E-voting will not be reintroduced, junior minister says

John Paul Phelan claims electronic voting could undermine confidence in democracy

Electronic voting machines and ballot modules for Dublin county in storage in Glasnevin. Photograph: Matt Kavanagh

Electronic voting machines and ballot modules for Dublin county in storage in Glasnevin. Photograph: Matt Kavanagh

 

There is no prospect of electronic voting being reintroduced into Ireland in the short to medium term, the Government has confirmed.

The Minister of State in charge of local government, John Paul Phelan, has said that far from representing progress, electronic voting can potentially undermine people’s confidence in the democratic process.

“There is no prospect in the short to medium term of the chicken coops being taken out of retirement and used,” he said.

Mr Phelan was referring to the eventual fate of the voting machines that were purchased when then minister for the environment, Martin Cullen of Fianna Fáil, introduced electronic voting.

Electronic voting had been used on a trial basis in three constituencies in 2002. When it was being introduced across the State two years later, it led to a huge backlash with concerns being voiced about the lack of proper auditing, or a paper trail, in the event of a close vote, or a contested result.

An inquiry into the new voting system raised similar concern. In the end, the scheme was scrapped. A separate controversy arose over the arrangements that had been made for storing the voting machines locally, at huge cost to the taxpayer.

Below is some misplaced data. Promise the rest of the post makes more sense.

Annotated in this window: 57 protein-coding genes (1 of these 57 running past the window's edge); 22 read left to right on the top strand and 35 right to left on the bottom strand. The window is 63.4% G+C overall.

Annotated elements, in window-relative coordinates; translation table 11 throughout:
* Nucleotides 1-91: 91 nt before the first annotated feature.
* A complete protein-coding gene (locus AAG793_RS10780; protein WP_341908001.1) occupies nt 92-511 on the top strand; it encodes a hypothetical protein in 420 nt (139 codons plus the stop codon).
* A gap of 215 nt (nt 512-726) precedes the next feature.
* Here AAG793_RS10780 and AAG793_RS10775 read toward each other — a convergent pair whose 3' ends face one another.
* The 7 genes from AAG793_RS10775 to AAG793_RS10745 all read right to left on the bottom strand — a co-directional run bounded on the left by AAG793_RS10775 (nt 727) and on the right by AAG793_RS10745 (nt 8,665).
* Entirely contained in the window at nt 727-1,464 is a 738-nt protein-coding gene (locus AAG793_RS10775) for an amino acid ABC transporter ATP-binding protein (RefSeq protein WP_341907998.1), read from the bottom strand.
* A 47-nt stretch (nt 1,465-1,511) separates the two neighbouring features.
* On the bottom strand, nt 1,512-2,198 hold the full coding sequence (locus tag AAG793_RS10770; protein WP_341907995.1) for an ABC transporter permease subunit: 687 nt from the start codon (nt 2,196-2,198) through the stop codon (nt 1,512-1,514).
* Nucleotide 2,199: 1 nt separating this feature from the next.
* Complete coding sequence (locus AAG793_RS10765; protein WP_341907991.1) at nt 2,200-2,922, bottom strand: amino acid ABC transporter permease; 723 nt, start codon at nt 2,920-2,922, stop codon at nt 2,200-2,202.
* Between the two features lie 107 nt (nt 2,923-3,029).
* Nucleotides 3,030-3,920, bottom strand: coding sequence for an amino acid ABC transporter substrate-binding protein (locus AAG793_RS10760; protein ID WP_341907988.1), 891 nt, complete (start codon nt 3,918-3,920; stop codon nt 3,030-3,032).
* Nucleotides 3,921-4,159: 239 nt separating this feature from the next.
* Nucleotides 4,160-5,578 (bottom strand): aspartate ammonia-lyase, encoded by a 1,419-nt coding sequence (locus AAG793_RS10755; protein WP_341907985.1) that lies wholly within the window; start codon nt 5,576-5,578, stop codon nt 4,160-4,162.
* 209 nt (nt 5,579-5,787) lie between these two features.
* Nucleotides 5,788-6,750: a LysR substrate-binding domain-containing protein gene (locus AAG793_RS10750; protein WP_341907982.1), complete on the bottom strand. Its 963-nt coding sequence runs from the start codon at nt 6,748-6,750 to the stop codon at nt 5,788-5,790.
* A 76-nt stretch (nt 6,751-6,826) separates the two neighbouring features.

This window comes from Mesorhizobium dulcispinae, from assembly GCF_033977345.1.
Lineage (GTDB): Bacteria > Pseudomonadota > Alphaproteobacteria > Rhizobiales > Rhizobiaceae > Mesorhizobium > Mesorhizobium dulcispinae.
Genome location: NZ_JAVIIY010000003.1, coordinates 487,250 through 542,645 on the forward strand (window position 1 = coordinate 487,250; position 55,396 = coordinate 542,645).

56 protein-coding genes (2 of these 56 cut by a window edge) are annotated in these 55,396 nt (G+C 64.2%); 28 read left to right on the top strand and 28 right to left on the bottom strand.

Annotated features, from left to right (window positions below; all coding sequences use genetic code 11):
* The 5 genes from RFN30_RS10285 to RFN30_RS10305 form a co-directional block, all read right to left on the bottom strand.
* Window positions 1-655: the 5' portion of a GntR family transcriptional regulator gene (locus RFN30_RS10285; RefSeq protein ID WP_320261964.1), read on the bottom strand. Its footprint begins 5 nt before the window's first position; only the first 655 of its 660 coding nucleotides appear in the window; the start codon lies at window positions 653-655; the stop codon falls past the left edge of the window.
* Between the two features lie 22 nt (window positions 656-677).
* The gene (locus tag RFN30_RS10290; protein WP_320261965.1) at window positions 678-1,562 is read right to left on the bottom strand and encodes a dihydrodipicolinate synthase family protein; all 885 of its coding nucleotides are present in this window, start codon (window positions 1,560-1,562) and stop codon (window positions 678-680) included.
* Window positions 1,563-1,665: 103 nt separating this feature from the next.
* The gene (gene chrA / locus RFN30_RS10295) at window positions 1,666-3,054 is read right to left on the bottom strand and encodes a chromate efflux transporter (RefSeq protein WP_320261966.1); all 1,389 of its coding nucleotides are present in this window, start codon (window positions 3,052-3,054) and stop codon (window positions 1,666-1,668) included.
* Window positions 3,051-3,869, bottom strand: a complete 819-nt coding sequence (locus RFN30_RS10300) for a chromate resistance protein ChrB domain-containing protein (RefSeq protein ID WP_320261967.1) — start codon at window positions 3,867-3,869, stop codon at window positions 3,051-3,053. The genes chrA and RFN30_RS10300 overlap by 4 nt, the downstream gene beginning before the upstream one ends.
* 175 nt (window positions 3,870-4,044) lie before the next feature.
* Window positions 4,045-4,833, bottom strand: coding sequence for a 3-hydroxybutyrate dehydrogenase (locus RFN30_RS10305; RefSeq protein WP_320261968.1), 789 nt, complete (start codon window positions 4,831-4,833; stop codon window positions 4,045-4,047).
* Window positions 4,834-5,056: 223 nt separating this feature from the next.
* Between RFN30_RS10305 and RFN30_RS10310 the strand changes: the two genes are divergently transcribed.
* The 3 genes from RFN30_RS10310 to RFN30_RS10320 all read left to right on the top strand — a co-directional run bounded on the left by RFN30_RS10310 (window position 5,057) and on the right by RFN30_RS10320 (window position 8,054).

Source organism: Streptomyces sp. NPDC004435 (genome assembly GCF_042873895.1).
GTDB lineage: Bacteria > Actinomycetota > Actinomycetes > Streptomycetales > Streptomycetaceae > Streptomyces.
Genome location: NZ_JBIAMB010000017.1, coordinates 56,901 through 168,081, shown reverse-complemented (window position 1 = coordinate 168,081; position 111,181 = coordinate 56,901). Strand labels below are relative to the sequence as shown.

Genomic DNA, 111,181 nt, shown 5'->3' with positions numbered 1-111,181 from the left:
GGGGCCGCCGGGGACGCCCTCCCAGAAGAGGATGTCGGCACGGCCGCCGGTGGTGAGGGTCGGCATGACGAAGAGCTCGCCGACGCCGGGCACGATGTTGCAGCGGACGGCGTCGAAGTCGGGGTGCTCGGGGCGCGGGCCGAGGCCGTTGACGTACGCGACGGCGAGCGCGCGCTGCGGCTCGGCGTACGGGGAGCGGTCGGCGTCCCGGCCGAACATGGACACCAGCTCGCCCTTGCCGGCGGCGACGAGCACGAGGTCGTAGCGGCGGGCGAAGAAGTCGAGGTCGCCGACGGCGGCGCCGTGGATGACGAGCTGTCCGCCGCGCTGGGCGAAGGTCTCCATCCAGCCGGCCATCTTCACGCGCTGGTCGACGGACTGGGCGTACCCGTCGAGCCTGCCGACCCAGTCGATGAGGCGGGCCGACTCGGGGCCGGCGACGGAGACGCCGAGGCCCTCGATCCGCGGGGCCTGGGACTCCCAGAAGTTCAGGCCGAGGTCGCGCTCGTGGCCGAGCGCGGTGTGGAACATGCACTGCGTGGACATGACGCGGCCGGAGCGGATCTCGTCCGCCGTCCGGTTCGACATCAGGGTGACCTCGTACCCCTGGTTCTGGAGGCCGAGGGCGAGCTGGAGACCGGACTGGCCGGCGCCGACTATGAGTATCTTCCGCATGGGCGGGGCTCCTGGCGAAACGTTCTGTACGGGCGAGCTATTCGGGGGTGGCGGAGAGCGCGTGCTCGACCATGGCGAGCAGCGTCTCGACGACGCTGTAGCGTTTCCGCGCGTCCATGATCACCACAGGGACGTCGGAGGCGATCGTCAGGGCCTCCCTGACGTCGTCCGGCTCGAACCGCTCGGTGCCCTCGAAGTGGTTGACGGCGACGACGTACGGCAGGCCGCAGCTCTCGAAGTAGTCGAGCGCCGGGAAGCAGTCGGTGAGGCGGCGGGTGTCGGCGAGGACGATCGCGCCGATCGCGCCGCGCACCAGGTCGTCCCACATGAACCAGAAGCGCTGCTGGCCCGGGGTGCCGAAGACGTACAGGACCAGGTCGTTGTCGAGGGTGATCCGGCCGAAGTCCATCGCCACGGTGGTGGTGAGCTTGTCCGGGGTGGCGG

When it was abandoned in 2009, the eventual cost of the project had risen to €55 million, including €3 million for storage. The machines were eventually sold for just over €75,000 to a scrap merchant.

Concerns

Mr Phelan has now expressed similar concerns and said that not much had changed in the past decade to assuage people’s concerns.

“The problem with what happened previously here is that it ran the risk of undermining people’s confidence in the process.

“There is no prospect in the short to medium term of the pencil and ballot paper being abandoned. It is a comfort to candidates when you can see that you’re losing [in a count].”

He said that if, for example, the scale of the victory in the marriage equality referendum in 2015 had been delivered electronically, the No side would have been “down in the Four Courts in the morning saying where is your paper trail. It is about that public confidence.”

He also said there remained a huge interest in the counts, with continuous coverage on television, which gave a visual validation of democracy to citizens.

“There is something quaint but also fantastic of having a polling station in the middle of nowhere.

“The image which appears regularly of a ballot box being transferred to an island; it’s a great image and it goes everywhere.”

He said he would not be keen to see any major change in that approach to people exercising their democratic right.